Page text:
This past year, Wolfer performed an independent study on Indigenous feminist theory and settler colonialism to identify best practices for cultural pluralism, representation and equity in the public schooling of Indigenous students. She was impressed by how dedicated faculty were to her education and appreciated their support. “The professors cared about my passions and made them come true by planning the independent study with me,” she says. “I have had countless weekend emails, phone calls, Zoom calls and coffee office hours not only discussing our class, but helping me with my future career, graduate school applications and overall mentorship. The professors go above and beyond.”

The professors in the School of Education care about their students more than I could ever imagine.

—Lily Wolfer

Wolfer was recognized as a 2021 Syracuse University Scholar, the highest undergraduate honor that the University bestows, using criteria that include coursework and academic achievement, independent research and creative work, evidence of intellectual growth or innovation in their disciplinary field, a personal statement and faculty letters of recommendation. “I would never have been named a University Scholar if it weren’t for my amazing professors, peers and courses that allowed me to explore my educational passions,” Wolfer says.

She is also a Make Your Mark ambassador, one of 20 select students who were shaped by their Syracuse education and the support of generous donors. Forever impacted by that opportunity, Wolfer believes it is important for donors to give back through scholarships. “Alumni should support Syracuse because it will provide further opportunities for current and future Syracuse students,” she says. “Financial circumstances should not interfere with any student’s ability to succeed, and a donation can greatly support a student’s ability to continue their higher education and become future inclusive educators.”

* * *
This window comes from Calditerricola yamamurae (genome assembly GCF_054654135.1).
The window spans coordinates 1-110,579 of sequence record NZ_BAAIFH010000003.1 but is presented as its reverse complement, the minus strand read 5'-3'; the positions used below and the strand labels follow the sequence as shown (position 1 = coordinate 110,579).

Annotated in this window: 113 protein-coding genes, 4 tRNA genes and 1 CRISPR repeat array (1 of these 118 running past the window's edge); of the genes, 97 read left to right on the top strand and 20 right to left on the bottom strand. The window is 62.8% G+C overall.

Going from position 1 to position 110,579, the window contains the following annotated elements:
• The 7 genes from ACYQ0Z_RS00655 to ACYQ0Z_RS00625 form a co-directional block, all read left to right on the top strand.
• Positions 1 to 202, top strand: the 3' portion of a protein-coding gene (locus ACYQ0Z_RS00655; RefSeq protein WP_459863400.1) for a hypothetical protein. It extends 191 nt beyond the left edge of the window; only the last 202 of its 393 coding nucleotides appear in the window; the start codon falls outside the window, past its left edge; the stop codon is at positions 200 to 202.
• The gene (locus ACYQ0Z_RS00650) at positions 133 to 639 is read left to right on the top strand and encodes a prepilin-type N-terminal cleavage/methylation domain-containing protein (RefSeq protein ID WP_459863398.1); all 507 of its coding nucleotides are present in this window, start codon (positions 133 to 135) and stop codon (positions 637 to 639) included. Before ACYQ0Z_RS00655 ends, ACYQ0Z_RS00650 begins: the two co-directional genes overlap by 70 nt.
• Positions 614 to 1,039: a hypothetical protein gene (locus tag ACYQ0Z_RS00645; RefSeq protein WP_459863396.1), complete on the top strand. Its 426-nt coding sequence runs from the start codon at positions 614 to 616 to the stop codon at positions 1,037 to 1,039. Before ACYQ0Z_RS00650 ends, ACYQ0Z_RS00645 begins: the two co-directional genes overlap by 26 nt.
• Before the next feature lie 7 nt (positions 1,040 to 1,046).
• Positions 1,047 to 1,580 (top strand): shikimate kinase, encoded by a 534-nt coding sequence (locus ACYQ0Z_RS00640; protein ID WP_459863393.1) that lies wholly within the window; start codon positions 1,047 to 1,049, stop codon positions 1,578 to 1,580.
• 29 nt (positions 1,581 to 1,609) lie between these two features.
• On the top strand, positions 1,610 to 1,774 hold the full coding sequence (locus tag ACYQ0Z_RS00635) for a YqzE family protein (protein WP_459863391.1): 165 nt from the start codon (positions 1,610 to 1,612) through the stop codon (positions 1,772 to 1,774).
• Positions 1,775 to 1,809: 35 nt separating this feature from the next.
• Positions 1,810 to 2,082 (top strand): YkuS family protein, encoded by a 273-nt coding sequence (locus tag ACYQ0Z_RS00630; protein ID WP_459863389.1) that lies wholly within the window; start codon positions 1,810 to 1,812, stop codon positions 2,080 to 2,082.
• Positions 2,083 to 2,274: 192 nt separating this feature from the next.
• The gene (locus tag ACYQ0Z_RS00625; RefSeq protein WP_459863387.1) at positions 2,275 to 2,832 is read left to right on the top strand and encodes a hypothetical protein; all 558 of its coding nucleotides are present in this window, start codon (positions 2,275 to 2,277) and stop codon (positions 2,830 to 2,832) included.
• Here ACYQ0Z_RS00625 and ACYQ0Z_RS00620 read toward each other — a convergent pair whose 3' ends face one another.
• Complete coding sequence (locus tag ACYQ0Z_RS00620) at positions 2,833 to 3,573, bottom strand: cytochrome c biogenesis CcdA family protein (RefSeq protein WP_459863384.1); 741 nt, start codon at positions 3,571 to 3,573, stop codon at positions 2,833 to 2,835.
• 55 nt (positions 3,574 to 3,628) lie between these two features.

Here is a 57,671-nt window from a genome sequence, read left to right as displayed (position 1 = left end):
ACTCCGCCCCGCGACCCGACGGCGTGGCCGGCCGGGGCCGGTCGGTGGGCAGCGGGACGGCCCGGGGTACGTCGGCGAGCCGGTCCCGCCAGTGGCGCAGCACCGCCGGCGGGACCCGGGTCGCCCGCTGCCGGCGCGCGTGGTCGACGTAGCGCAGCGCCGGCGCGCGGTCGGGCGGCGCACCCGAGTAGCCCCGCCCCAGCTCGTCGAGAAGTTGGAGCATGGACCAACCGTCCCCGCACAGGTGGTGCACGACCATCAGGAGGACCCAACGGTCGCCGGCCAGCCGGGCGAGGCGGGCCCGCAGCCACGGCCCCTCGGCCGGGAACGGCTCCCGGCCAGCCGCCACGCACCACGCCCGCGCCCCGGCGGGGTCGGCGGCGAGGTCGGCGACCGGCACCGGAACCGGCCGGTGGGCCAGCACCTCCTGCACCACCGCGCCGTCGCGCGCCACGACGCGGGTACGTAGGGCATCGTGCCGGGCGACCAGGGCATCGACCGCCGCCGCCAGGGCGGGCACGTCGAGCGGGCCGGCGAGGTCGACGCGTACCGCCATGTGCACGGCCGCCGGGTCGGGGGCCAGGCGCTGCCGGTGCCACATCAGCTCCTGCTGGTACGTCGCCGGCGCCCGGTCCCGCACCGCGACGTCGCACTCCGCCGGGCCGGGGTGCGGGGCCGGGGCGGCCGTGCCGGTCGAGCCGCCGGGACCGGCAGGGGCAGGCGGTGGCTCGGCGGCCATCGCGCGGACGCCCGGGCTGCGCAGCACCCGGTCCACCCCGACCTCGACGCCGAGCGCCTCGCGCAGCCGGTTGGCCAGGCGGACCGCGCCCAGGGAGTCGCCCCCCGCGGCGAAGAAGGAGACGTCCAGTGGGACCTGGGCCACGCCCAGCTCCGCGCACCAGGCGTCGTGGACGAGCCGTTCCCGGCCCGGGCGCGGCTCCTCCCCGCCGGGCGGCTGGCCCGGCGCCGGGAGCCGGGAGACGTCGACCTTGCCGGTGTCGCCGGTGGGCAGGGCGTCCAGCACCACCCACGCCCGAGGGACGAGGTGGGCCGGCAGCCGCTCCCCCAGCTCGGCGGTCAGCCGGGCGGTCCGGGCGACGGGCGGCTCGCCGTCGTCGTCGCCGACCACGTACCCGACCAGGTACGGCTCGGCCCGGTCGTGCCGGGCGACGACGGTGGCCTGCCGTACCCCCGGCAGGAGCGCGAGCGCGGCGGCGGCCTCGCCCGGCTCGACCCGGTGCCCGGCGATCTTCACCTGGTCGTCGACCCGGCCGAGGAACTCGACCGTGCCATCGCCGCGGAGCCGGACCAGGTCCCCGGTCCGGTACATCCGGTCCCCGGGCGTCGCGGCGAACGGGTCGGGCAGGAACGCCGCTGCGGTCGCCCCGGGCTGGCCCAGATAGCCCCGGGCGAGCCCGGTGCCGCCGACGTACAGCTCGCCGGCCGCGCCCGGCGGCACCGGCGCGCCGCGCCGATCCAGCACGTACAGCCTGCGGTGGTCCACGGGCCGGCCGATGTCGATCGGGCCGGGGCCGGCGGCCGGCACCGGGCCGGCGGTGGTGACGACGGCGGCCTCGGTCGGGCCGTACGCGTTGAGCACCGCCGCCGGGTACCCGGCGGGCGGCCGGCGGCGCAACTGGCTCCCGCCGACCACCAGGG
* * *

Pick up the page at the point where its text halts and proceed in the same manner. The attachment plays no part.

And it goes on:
After graduation, Wolfer will attend Columbia University’s Teachers College, where she will earn her literacy education certification. Then she plans to begin her career as a classroom teacher before continuing as a literacy specialist and a curriculum and instruction specialist. “Each of these roles will play an important part in allowing me to be both an educator and an advocate, not only for the specific students I will teach, but also for the educational institution,” she says.

Shaina M. Hill

This story was published on .